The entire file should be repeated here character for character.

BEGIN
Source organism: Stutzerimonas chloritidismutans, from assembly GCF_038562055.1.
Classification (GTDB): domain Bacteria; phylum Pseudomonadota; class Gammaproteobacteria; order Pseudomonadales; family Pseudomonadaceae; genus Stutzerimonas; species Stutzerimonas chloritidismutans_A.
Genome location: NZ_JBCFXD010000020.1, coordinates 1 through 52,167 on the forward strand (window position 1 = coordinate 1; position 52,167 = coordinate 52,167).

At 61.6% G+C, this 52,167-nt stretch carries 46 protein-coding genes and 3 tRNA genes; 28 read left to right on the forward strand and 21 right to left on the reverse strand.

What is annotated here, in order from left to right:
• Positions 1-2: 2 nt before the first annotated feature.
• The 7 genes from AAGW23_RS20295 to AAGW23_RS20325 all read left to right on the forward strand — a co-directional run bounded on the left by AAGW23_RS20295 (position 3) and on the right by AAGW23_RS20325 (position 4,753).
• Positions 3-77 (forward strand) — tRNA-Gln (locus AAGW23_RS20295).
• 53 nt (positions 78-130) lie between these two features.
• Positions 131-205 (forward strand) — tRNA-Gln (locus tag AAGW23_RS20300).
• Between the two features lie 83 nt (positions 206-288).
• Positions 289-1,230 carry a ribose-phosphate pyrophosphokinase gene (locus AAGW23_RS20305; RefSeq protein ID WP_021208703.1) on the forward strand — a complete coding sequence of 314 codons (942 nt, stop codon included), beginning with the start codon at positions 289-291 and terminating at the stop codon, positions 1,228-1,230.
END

Source organism: Stutzerimonas chloritidismutans, from assembly GCF_038562055.1.
Classification (GTDB): domain Bacteria; phylum Pseudomonadota; class Gammaproteobacteria; order Pseudomonadales; family Pseudomonadaceae; genus Stutzerimonas; species Stutzerimonas chloritidismutans_A.
Genome location: NZ_JBCFXD010000020.1, coordinates 1 through 52,167 on the forward strand (window position 1 = coordinate 1; position 52,167 = coordinate 52,167).

At 61.6% G+C, this 52,167-nt stretch carries 46 protein-coding genes and 3 tRNA genes; 28 read left to right on the forward strand and 21 right to left on the reverse strand.

What is annotated here, in order from left to right:
• Positions 1-2: 2 nt before the first annotated feature.
• The 7 genes from AAGW23_RS20295 to AAGW23_RS20325 all read left to right on the forward strand — a co-directional run bounded on the left by AAGW23_RS20295 (position 3) and on the right by AAGW23_RS20325 (position 4,753).
• Positions 3-77 (forward strand) — tRNA-Gln (locus AAGW23_RS20295).
• 53 nt (positions 78-130) lie between these two features.
• Positions 131-205 (forward strand) — tRNA-Gln (locus tag AAGW23_RS20300).
• Between the two features lie 83 nt (positions 206-288).
• Positions 289-1,230 carry a ribose-phosphate pyrophosphokinase gene (locus AAGW23_RS20305; RefSeq protein ID WP_021208703.1) on the forward strand — a complete coding sequence of 314 codons (942 nt, stop codon included), beginning with the start codon at positions 289-291 and terminating at the stop codon, positions 1,228-1,230.